Growing Up, Nostalgia, But Mostly Wrestling

WWF SmackDown! 2: Know Your Role

Man, I haven’t written here in a looong time. I don’t really have an excuse for not writing, I could say it was school and all the time it took out of me focusing on that and getting perfect marks, but we both know that it isn’t true. Nah, I haven’t really been doing much since last August when I last posted here, not much except watch wrestling. And when I mean watch wrestling, I mean WATCH WRESTLING. Ever since September it’s all I’ve been doing and all my brain’s been transfixed on. So, let’s actually put all that time to use and put words to screen. But, first, I guess we should back up a little.

I’m not entirely sure how I got into wrestling, but I’m pretty sure it was through my cousins. See, I grew up in the country with only three channels, a fourth would become slightly clearer during the winter for some reason (I’m assuming the lack of trees/blockage on trees has something to do with it). Anyways, I think it all started when I visited cousins who actually had cable to watch the channel, I saw it and was immediately drawn in by the characters. Scotty 2 Hotty was obviously a huge draw for a kid like me who thought spiky hair coming out of a bucket hat was the coolest thing. So, going home for someone who didn’t get to actually watch wrestling, what’d I do? The next best thing, video games. What is a greater crossroads to a preteen (or younger?) than wrestling + video games. And that game in question was WWF SmackDown! 2: Know Your Role, oh my god, I can’t even begin to explain how much I loved this game and how many hours I poured into it. It’s still my favorite game of all time and the greatest sense of nostalgia in my life is thinking back to the days of playing this game.

Now video games could only carry you so far in wrestling fandom without actually watching the product, so as memory serves I played the game, but slowly lost interest in it and moved on to other things. Now I don’t have the timeline completely straight, but sometime in early 2004 we got satellite. What a glorious day. I still remember rushing home from school that day when it was installed, rushing inside to put on Much Music to watch music videos, which at the time were the greatest, and were actually put on TV, let alone music channels. The first three are engrained in my head, Incubus’ (remember them?) “Megalomaniac,” which at that young age I assumed it was just some hating on the government that I didn’t truly understand, but it was loud and I LIKED THAT, DAMMIT. Next was the classic “Stacy’s Mom” from all-staying Fountain’s of Wayne followed by perhaps an even classicer classic with Kelis’ “Milkshake.” I’m really sorry about this probably very boring and pointless tangent that you could care less about, I’m just enjoying memory lane here, but, right, back to wrestling, the thing you really want to here about…

So, I’m fuzzy on the timeline exactly, somewhere around March or April of 2004, I was flipping along the channels saw wrestling, and was all of a sudden like “oh, right, I can watch wrestling now” and the realization hit me like a tidal wave and I was hooked ever since. And for, like, the next couple years it was all I was interested in.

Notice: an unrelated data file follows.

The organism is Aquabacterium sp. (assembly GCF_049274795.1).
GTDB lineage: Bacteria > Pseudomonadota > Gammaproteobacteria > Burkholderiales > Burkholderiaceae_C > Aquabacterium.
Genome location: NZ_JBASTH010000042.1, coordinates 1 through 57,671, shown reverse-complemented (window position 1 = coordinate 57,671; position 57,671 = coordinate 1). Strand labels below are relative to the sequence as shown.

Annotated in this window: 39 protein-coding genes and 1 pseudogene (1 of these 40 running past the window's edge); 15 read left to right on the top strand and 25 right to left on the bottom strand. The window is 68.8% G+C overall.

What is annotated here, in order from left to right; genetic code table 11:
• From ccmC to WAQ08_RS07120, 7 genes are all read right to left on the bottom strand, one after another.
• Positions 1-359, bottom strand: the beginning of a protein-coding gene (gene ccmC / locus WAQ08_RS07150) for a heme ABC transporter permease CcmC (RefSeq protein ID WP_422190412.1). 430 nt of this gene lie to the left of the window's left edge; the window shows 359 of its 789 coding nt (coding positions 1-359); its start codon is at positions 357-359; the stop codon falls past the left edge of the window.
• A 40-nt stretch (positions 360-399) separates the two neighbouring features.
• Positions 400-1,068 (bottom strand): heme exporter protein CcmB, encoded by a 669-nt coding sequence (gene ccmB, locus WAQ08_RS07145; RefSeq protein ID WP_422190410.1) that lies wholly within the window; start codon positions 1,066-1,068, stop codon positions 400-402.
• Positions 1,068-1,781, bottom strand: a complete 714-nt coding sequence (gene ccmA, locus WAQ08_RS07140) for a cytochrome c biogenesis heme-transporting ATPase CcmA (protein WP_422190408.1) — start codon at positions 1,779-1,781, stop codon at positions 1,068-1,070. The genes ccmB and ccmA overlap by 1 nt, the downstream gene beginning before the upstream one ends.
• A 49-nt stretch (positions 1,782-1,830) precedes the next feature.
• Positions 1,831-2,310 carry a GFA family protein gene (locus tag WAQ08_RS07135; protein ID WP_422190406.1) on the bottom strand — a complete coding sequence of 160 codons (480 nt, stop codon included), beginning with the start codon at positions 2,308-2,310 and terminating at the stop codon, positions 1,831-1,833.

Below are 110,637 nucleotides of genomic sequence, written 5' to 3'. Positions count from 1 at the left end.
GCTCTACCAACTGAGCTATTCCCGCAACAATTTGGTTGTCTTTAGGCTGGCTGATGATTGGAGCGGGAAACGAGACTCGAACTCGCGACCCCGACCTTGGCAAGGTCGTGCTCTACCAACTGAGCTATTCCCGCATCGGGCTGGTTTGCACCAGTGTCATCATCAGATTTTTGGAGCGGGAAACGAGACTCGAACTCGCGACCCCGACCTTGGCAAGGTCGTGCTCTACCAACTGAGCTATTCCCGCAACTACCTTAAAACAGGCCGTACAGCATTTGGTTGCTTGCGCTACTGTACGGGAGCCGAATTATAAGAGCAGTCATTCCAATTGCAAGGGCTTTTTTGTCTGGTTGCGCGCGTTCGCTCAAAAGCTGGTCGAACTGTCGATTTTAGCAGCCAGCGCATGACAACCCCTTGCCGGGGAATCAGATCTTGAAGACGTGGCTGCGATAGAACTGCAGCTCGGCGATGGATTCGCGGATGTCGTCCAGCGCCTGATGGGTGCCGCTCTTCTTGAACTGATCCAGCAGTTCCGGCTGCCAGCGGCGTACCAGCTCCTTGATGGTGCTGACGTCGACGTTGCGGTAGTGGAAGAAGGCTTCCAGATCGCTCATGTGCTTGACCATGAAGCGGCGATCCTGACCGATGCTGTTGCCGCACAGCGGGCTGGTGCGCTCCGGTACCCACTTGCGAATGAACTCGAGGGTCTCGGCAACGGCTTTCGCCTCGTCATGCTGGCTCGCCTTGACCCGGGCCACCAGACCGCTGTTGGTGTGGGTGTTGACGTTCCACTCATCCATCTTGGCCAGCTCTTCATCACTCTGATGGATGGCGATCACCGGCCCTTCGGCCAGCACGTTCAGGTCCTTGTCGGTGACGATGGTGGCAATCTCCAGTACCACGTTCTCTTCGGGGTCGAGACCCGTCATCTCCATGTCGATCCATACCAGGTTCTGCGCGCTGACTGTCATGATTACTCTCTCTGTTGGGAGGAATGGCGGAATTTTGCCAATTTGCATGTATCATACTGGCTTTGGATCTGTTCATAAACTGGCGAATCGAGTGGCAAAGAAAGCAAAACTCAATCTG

When I say I was into wrestling I mean I was into wrestling. I had action figures, DVDs, a magazine subscription, trading cards, have multiple autographs from when superstars came to Edmonton, I’d scour the Internet for gossip, and have been to a handful of live events. My moment of ultimate glory was when I went to a taping of SmackDown here in Edmonton that John Cena at the time was headlining. He finished his match at the end of the night, proceeded to make his way to the crowd right below me, chugged some random guys beer and then started making his way up the steps in Rexall. This was my chance to see my hero up close and personal, so I ran down the steps and planted my right hand on Cena’s back. I still have yet to wash that hand.

I think it’s cool how you can trace back your life and see what type of person you were by the things you were interested in and how it segmented phases of your life. I was heavily into a ton of things growing up that I still like currently, but don’t dominant my life as a single entity that they once have. It’s almost got to the point where I wonder if for how long I’ll like the stuff I do now, but I guess that’s a symptom of being a human in an ever-changing environment of culture. From skateboarding to magic to wrestling, there was always a revolving things I was into, and that last one was the one to probably effect me the most.

I could classify it as solely liking WWE, but it definitely was any kind of wrestling, of course still the fake one, and not the actually one they want to kick out of the Olympics. I feel like every boy growing up likes wrestling at at least some point, whether it be for a day or, like, three years like it was for me. Either you tried to get into and it just wasn’t happening or you bought countless WWE action figures and staged fake wrestling events on your bed while their theme songs played in the background, or so I’ve heard…

I think WWE style wrestling is, like, soap-opera for dudes. Yes, of course tons of girls like it, but we’re not kidding anybody when we say it’s a male-driven sport. It’s telling stories with vibrant characters with twists and turns that just happen to get settled in a squared circle. I eventually just got bored of wrestling, grew out of it, I guess, I came home from vacation with hours on hours of it on my PVR, and it seemed like work getting through it all, I deleted it and I was done with it.